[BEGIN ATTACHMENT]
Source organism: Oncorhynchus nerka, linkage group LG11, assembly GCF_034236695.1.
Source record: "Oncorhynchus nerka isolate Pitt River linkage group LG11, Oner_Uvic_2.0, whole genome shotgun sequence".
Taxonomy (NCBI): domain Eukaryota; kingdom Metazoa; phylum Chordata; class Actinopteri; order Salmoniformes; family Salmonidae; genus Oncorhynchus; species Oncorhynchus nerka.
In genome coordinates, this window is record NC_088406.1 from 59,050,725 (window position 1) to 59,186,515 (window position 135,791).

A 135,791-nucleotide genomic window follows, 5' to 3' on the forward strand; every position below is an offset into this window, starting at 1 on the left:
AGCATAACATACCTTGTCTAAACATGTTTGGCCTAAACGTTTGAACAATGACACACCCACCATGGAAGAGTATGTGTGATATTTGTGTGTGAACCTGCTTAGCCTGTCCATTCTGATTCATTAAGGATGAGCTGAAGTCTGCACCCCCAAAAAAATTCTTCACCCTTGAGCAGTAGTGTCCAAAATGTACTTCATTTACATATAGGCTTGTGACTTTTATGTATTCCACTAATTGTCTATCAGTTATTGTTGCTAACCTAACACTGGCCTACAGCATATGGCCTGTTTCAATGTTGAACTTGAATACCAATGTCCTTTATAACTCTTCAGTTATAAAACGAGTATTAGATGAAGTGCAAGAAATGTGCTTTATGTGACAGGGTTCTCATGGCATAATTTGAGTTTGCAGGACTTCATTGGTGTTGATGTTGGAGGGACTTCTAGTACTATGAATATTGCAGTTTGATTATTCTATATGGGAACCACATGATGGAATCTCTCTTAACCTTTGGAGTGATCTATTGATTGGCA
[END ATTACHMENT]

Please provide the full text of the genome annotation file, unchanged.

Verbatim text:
Source organism: Oncorhynchus nerka, linkage group LG11, assembly GCF_034236695.1.
Source record: "Oncorhynchus nerka isolate Pitt River linkage group LG11, Oner_Uvic_2.0, whole genome shotgun sequence".
Taxonomy (NCBI): domain Eukaryota; kingdom Metazoa; phylum Chordata; class Actinopteri; order Salmoniformes; family Salmonidae; genus Oncorhynchus; species Oncorhynchus nerka.
In genome coordinates, this window is record NC_088406.1 from 59,050,725 (window position 1) to 59,186,515 (window position 135,791).

A 135,791-nucleotide genomic window follows, 5' to 3' on the forward strand; every position below is an offset into this window, starting at 1 on the left:
AGCATAACATACCTTGTCTAAACATGTTTGGCCTAAACGTTTGAACAATGACACACCCACCATGGAAGAGTATGTGTGATATTTGTGTGTGAACCTGCTTAGCCTGTCCATTCTGATTCATTAAGGATGAGCTGAAGTCTGCACCCCCAAAAAAATTCTTCACCCTTGAGCAGTAGTGTCCAAAATGTACTTCATTTACATATAGGCTTGTGACTTTTATGTATTCCACTAATTGTCTATCAGTTATTGTTGCTAACCTAACACTGGCCTACAGCATATGGCCTGTTTCAATGTTGAACTTGAATACCAATGTCCTTTATAACTCTTCAGTTATAAAACGAGTATTAGATGAAGTGCAAGAAATGTGCTTTATGTGACAGGGTTCTCATGGCATAATTTGAGTTTGCAGGACTTCATTGGTGTTGATGTTGGAGGGACTTCTAGTACTATGAATATTGCAGTTTGATTATTCTATATGGGAACCACATGATGGAATCTCTCTTAACCTTTGGAGTGATCTATTGATTGGCA